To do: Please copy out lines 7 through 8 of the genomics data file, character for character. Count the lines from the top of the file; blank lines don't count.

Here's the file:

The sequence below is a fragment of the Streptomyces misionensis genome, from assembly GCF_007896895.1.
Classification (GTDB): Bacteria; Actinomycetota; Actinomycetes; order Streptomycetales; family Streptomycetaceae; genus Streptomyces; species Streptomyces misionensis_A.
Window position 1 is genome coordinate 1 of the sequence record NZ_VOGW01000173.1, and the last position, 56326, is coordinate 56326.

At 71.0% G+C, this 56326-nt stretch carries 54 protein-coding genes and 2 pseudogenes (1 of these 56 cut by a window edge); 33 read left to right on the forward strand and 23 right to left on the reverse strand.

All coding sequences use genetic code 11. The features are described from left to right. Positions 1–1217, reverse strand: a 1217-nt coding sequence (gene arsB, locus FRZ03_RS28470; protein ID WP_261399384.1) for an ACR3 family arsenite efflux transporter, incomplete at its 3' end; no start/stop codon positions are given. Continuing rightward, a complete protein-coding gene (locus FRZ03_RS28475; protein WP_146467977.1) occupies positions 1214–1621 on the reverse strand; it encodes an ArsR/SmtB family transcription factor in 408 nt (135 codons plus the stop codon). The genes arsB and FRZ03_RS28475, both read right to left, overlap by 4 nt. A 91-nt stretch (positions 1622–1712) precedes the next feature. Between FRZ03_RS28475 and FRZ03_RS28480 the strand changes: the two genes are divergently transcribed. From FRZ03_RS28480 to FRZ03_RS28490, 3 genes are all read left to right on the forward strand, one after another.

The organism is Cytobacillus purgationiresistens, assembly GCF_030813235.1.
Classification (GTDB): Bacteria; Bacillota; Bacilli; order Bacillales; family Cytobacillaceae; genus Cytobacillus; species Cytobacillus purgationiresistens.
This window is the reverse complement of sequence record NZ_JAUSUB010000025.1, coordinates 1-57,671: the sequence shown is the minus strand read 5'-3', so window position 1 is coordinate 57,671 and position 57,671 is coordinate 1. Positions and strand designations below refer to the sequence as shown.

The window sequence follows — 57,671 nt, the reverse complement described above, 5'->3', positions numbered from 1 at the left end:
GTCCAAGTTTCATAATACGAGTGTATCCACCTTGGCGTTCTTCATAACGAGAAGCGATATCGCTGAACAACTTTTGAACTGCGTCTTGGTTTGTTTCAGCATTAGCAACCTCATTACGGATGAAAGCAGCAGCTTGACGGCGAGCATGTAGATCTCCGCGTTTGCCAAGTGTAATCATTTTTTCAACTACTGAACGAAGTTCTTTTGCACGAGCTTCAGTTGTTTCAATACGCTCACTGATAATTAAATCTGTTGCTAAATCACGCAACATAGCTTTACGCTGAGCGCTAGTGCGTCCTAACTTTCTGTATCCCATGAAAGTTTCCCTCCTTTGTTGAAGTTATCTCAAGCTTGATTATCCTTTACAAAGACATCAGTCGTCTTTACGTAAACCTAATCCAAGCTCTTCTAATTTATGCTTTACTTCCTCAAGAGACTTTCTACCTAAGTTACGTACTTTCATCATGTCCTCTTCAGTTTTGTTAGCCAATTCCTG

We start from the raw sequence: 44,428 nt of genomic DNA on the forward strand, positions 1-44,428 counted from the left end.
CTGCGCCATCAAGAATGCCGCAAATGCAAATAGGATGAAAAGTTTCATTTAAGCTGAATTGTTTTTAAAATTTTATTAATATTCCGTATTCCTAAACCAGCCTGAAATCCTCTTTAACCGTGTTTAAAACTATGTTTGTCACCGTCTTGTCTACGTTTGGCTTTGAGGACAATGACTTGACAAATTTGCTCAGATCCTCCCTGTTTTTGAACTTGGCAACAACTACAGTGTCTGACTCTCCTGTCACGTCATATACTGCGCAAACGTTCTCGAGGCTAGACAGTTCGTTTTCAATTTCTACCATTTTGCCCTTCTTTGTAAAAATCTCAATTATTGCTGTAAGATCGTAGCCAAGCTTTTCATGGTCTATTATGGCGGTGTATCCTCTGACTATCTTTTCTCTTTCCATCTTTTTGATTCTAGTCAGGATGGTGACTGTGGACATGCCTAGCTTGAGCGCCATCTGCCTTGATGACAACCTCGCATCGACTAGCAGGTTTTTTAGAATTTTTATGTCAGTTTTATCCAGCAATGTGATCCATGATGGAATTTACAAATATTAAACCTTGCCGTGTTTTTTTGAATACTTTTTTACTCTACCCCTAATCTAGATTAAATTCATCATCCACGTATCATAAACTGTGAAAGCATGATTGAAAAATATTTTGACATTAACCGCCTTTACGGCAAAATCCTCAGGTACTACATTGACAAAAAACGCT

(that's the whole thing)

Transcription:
Classification (GTDB): Bacteria; Bacillota; Bacilli; order Bacillales; family Cytobacillaceae; genus Cytobacillus; species Cytobacillus purgationiresistens.
This window is the reverse complement of sequence record NZ_JAUSUB010000025.1, coordinates 1-57,671: the sequence shown is the minus strand read 5'-3', so window position 1 is coordinate 57,671 and position 57,671 is coordinate 1. Positions and strand designations below refer to the sequence as shown.